Nachfolgend wird eine geringfügig veränderte und gekürzte Pressemitteilung des Europäischen Parlaments dokumentiert.
Stricter rules on timber sold in the EU are needed to combat illegal logging – the main cause of deforestation, said the Environment Committee on Tuesday. And illegal timber suppliers must pay penalties that reflect the degree of environmental and economic damage, it added.
EU rules need to be more effective, as 20 to 40% of global industrial wood production is from illegal sources, said rapporteur Caroline Lucas (Greens, UK), whose co-decision report was adopted with 54 votes in favour, one against and one abstention. The Environment Committee called on the Commission to table tough legislation to ensure that illegally harvested timber and timber products are removed from the EU market.
Shared responsibility, tougher penalties
All operators in the supply chain should „share the responsibility for eliminating the risk of introducing illegally harvested timber and timber products“ to the EU market, says the Committee. Obligations must therefore apply to operators throughout the timber supply chain, not just those placing timber on the market for the first time, as proposed by the Commission, says the committee.
Financial penalties, to be set by EU Member States, must reflect the degree of environmental and economic damage caused by the illegal activity, add MEPs. These penalties must represent „at least five times the value of the timber products obtained by committing a serious infringement“ and they will increase in the event of repeat infringements.
Due diligence – better information, traceability and monitoring
The „due diligence system“, approved by MEPs, requires operators to reduce the risk of placing illegally harvested timber and timber products on the EU market to a minimum, using a system of detailed measures and procedures. This system only applies to operators placing the timber in the market for the first time, since they are considered to have the biggest influence and responsibility.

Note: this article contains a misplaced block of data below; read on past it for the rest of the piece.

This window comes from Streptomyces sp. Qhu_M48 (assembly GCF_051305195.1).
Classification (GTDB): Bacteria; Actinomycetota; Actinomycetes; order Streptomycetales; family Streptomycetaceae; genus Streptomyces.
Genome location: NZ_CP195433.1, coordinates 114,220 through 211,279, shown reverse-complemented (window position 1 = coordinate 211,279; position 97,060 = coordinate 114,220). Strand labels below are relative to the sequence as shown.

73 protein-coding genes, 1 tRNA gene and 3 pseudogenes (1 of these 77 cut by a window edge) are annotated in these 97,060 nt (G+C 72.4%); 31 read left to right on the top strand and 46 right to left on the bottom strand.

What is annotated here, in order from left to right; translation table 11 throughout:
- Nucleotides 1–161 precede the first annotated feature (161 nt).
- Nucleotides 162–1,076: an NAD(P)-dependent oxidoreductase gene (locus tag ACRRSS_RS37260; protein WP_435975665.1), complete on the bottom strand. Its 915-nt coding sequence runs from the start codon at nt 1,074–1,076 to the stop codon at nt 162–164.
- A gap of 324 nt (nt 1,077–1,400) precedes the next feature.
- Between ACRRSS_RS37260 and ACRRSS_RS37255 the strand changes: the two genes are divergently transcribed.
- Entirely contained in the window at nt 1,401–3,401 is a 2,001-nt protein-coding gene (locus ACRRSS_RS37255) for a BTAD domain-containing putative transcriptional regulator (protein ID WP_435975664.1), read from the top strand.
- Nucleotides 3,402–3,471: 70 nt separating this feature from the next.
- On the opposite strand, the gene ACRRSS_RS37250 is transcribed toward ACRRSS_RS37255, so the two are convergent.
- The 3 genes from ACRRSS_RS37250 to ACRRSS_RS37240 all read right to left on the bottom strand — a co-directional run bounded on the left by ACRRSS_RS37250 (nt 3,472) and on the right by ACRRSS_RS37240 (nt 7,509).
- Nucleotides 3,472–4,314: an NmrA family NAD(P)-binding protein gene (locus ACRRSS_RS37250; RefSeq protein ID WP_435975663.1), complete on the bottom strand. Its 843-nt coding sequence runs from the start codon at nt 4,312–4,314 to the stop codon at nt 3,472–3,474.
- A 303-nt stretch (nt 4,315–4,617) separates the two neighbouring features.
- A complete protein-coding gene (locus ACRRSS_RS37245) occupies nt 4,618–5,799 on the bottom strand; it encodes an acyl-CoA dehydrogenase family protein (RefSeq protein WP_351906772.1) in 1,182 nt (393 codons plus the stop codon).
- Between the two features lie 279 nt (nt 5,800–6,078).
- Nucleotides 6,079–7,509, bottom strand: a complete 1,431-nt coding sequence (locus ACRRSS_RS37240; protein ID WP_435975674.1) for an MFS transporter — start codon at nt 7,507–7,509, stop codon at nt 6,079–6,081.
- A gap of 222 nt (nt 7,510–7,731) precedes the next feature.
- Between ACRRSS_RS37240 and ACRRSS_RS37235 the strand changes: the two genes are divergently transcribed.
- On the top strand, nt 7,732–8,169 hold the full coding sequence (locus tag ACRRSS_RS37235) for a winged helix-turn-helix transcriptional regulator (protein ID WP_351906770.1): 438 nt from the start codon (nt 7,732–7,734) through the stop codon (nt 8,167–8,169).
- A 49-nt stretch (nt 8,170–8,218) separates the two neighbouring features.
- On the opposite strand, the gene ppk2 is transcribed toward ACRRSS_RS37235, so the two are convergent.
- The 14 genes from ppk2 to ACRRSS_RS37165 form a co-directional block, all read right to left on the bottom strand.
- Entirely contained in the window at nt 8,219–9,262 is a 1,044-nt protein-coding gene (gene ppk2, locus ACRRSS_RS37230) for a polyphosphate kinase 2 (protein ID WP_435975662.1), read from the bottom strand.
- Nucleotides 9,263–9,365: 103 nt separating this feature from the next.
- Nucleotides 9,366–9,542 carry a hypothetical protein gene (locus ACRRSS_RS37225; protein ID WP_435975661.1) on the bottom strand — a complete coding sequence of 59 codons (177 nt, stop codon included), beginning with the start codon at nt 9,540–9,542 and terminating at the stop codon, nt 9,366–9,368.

But to improve timber traceability, MEPs ask that all operators provide basic information about the source of the products, their country and forest of origin. They will also have to identify the operator who has supplied the timber and to whom it has been supplied, through a traceability system.
Monitoring must also be improved, say MEPs, who call on the competent authorities to carry out checks on the supply chain and to apply „immediate corrective measures“, such as „seizure of illegal logging“ and enforcing the „cessation of commercial activity“.
Timber from high-risk areas demands extra due diligence
MEPs ask the Commission to establish certain categories, such as „high-risk“ timber or suppliers which will require extra due diligence from the operators. Timber could be classified as high risk if, for example, it were from „countries where there is consistent and reliable information regarding significant failures of forest law governance“ or a „high level of corruption“. In such cases, operators will be subject to extra due diligence obligations.
No exceptions for biomass timber
The rules should cover all products that could contain illegally-sourced timber, „without exception“, said MEPs, who deleted a proposed exemption for timber used for biomass.
Procedure: co-decision, first reading –Plenary vote: April
In the chair : Miroslav OUZKÝ (EPP-ED, CZ)
REF. : 20090216IPR49519